August 26, 1845
Armagh, County Armagh
On Sunday, the 10th inst., in College-street, Armagh, the lady of J. Lester, Esq., Principal of the Armagh Boarding and Day School, of a daughter.
On the 20th inst., at Clogher, Mr. James M’Quade, Innkeeper.
On Monday the 18th inst., of apoplexy, Mr. Robert Kidney, merchant, Enniskillen. And on Tuesday, his brother, Thomas who had been ill of decline for some time.
STATE OF THE WORKHOUSE
FOR THE WEEK ENDING AUG. 23.—Admitted during the week, 8 ; remaining
last week, 403 ; discharged, 31 ; total remaining on the above date,
MARKETHILL AGRICULTURAL SOCIETY
The annual cattle show of the above Society was held at Markethill on Monday, the 11th inst., when a great many very superior black cattle were exhibited.
The milch cows were the best ever offered for competition in the Society, and clearly proves the care, skill, and attention given lately in this neighbourhood to improve the breed. The bulls were of quite an improved breed and appearance. There were fewer two-year-old heifers exhibited than at any former show, in consequence of the great demand for that particular kind, and temptingly high prices. The year-old heifers and calves were very promising ; the pigs were more numerous than has been exhibited at any previous show, and of a very superior description.
After the show, the members of the Society sat down to a public dinner at Mr. POLLARD’s Hotel, when Earl GOSFORD (the patron of the Society) presided, and Mr. M’CLURE, of Millview, vice-chairman. When the usual loyal toasts had been given,
His Lordship said, his great object at such meetings as the present—where so many of the most intelligent tenantry and their good neighbours met—was that there might be some improvement and advantage derived ; and with his accustomed clearness described the different breeds of cattle, and the care and attention necessary to them.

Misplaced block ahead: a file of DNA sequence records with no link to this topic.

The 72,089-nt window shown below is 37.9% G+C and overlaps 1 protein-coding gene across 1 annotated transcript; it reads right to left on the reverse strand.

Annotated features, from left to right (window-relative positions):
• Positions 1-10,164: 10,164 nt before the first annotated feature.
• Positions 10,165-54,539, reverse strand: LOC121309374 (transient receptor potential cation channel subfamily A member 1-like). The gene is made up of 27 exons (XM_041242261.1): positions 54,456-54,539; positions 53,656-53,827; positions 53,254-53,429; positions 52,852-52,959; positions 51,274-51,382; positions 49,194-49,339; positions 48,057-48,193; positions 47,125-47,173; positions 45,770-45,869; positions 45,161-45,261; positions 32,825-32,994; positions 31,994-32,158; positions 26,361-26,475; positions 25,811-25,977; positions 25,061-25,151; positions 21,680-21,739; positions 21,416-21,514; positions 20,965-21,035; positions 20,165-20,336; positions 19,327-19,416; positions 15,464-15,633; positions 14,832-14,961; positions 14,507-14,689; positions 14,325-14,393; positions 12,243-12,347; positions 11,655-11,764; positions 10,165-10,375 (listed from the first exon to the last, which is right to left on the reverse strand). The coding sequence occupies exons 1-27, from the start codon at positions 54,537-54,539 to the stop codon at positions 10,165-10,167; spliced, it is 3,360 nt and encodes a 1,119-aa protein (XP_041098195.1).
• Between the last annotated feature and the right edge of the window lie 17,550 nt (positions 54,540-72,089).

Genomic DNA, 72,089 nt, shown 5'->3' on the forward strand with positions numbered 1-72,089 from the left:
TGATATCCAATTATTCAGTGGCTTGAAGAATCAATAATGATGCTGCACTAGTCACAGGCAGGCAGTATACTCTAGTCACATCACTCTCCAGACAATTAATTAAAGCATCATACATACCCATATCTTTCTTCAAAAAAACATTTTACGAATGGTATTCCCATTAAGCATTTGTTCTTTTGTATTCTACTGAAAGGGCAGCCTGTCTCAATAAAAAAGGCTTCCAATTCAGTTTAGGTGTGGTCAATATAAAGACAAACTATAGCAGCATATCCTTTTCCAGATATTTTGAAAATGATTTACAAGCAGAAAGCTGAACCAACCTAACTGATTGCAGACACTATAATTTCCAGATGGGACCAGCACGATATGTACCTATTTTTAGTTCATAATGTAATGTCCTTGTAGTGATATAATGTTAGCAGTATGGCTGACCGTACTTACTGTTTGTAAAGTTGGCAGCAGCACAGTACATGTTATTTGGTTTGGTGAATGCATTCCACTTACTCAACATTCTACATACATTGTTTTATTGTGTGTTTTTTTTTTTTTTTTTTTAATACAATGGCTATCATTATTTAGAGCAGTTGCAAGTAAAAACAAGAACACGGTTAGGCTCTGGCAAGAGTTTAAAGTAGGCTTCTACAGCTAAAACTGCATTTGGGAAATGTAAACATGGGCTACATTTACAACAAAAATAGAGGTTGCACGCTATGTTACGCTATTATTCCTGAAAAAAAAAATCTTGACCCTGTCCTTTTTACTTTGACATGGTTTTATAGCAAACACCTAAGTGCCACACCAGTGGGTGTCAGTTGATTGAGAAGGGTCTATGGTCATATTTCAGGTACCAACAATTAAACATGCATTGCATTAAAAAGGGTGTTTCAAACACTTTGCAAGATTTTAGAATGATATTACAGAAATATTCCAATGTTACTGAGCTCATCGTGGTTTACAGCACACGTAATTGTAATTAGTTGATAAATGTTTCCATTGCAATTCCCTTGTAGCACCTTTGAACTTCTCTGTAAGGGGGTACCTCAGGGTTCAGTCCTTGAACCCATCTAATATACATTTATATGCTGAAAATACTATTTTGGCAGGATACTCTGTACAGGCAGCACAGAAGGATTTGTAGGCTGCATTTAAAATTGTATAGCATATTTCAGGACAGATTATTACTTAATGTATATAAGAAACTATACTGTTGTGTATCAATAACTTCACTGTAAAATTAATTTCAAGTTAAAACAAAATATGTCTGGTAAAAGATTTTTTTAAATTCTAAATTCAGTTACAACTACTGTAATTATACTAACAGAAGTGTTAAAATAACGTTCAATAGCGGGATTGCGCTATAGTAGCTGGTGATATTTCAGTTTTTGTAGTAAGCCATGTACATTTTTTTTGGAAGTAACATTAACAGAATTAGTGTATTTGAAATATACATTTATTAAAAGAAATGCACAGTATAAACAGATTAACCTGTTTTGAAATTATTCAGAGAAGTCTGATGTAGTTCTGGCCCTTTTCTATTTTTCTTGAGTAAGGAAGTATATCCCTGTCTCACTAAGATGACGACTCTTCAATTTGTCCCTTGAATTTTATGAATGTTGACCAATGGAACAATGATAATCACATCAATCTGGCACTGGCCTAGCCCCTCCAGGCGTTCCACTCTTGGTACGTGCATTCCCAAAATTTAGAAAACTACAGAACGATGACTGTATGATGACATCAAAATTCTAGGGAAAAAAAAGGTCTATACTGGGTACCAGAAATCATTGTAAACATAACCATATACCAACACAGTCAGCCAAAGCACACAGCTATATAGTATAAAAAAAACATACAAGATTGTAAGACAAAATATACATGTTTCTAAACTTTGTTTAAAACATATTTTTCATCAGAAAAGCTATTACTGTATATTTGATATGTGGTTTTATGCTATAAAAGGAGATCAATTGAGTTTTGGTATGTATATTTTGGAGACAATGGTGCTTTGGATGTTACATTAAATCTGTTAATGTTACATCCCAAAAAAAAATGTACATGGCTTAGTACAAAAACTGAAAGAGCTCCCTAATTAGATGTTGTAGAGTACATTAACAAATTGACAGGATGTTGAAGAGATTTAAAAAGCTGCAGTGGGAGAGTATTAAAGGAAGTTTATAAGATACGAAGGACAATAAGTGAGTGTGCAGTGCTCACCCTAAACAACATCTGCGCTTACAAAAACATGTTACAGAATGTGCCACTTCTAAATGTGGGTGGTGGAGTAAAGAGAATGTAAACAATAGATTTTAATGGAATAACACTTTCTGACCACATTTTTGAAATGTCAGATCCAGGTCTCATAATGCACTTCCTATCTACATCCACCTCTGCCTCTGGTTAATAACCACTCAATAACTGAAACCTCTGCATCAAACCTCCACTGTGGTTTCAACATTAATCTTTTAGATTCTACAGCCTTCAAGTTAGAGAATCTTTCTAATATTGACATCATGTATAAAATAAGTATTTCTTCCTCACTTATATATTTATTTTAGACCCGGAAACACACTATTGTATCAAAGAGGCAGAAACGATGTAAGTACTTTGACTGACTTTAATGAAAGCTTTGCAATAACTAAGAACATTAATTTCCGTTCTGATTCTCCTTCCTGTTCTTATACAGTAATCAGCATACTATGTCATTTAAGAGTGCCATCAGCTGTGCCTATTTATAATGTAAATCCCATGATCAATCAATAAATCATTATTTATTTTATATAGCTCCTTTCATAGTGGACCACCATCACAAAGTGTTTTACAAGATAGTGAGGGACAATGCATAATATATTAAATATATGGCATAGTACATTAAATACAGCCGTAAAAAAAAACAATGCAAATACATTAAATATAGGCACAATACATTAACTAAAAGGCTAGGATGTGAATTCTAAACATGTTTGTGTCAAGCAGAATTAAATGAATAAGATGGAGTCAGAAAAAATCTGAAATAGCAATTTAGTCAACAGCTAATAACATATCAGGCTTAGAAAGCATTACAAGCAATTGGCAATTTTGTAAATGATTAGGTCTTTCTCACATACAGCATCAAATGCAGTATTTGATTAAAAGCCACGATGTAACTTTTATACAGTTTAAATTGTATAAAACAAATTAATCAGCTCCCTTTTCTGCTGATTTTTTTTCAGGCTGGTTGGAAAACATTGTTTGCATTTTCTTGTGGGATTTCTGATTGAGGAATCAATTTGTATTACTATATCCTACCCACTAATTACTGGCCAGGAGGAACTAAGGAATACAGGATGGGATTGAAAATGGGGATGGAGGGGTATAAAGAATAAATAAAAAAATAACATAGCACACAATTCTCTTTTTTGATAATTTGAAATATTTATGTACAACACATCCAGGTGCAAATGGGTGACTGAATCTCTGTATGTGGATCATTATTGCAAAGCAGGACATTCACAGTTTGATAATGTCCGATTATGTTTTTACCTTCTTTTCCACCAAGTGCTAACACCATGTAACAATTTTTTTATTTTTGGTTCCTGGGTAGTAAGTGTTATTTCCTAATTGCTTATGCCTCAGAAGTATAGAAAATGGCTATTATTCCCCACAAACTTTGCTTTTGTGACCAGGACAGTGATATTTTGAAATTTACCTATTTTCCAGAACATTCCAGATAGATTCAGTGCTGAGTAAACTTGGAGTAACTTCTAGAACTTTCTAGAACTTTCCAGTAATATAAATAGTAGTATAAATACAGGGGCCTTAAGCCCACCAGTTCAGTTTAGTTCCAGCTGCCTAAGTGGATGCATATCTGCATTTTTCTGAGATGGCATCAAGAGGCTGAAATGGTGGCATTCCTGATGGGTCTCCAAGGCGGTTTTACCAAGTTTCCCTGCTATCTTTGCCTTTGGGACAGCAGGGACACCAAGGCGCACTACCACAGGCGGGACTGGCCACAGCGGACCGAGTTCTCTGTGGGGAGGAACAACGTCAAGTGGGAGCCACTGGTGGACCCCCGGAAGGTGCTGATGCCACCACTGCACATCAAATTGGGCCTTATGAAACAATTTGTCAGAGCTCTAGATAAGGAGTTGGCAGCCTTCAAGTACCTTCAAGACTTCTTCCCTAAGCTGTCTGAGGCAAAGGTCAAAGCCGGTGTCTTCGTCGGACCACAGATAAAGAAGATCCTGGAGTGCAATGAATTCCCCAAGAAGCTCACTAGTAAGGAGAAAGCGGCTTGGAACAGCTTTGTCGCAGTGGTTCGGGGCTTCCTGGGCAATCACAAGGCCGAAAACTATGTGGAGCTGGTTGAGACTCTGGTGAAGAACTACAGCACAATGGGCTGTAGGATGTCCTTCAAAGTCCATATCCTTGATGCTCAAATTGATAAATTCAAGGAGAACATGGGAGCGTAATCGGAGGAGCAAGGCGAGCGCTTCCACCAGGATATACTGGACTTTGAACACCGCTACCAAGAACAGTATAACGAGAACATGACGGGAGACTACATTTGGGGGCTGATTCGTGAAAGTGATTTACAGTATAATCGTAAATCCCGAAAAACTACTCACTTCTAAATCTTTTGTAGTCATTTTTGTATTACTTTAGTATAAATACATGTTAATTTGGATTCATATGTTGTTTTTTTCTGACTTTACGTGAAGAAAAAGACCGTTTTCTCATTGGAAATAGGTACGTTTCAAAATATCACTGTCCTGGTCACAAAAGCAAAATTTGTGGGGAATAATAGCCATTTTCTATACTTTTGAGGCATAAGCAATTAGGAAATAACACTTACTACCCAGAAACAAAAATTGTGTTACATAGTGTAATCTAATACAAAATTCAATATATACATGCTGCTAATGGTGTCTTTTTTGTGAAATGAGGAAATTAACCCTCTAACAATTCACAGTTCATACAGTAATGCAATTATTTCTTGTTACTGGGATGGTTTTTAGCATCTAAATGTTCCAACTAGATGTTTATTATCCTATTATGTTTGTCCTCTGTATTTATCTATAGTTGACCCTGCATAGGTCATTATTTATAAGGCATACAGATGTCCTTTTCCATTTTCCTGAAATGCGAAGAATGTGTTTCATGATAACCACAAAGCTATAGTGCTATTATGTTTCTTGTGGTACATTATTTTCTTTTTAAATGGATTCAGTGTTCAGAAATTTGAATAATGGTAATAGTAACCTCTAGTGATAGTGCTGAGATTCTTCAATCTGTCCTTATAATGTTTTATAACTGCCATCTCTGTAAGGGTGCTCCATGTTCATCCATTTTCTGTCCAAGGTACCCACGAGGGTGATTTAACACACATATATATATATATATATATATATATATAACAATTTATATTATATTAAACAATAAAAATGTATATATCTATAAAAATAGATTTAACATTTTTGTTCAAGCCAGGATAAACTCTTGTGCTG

After considerable discussion, his Lordship called on the judges, Messrs. DANIEL M’CLURE, and JAMES YOUNG, for their decision, which was as follows :--
BULLS.—1st Prize, to Mr. Henry Dongan ; 2d, Mr. James Black.
COWS.—1st Prize, to Mr. Henry Dongan ; 2d, Mr. James Black.
TWO-YEAR-OLD HEIFERS.—1st Prize, to Mr. Thomas Bell ; 2d, Mr. William Martin.
ONE-YEAR-OLD HEIFERS.—1st Prize, to Mr. George Stewart ; 2d, Mr. William Martin.
CALVES OF THIS YEAR—1st Prize, to Mr. Alexander Grier ; 2d, Mr. James Black.
PIGS.—For best Boar, to Mr. James Scott ; best sow, do.
His Lordship gave the health of the Judges, whose decision was received without any exception.
His Lordshp [sic] appeared highly pleased with the working of the society, and said he was happy to bear testimony to the great improvement in the neighbourhood, in consequence of the stimulus given through the Society’s premiums.
This is what may be naturally expected when there is a good resident landlord, and one who takes pleasure in visiting and seeing his tenantry comfortable. Lord Gosford is a happy example of what a nobleman ought to be, enjoying the unlimited confidence of his tenantry, and ready to encourage them in every endeavour to improve.— (Communicated.)
On Tuesday last about 120 stone of new Flax was shown in our market. Seventy stone of this—scutched at Mr. ADAMS’ mill, Monaghan—brought 8s. per stone; 29 stone, the property of J. T. NOBLE, Esq., Russell-street, sold for 7s. 9d. For the remaining 20—the property of JOHN CARDWELL, Esq., Tullyelmer—there was 9s. 6d. asked, but we could not learn whether it was disposed of or not.
BREACH OF PROMISE OF MARRIAGE.At the Cork Assizes, on Friday last, an action of this description was tried, in which Miss Letitia Little, aged 27 daughter of Dr. Little, of Sligo, was plaintiff, and Mr. George Newenham, of Summer-house, Cork, widower, aged 53, defendant. The court was much crowded during the trial, and a great number of ladies were present.
It appeared, from the facts stated by Mr. Henn, counsel for plaintiff, that the defendant had met the plaintiff at the house of Mr. Beamish, of Cork, and was fascinated by her appearance. From that period he was unremitting in his attentions, and ultimately offered her his heart and hand. He also made proposal of marriage to the lady’s father, who consented to the union. Suddenly, however, a change came over the spirit of the defendant’s dream. A few days afterwards, this elderly gentleman wrote a most doleful letter to Dr. Little, expressing his regret that his means were not such as to warrant him in marrying the young lady ; or, to use his own words, “ the pressing state of my affairs renders marriage at present a most absurd thing for me to think of.” An action was consequently brought for this breach of contract, and damages were laid at £5,000. £500 was lodged in court by the defendant.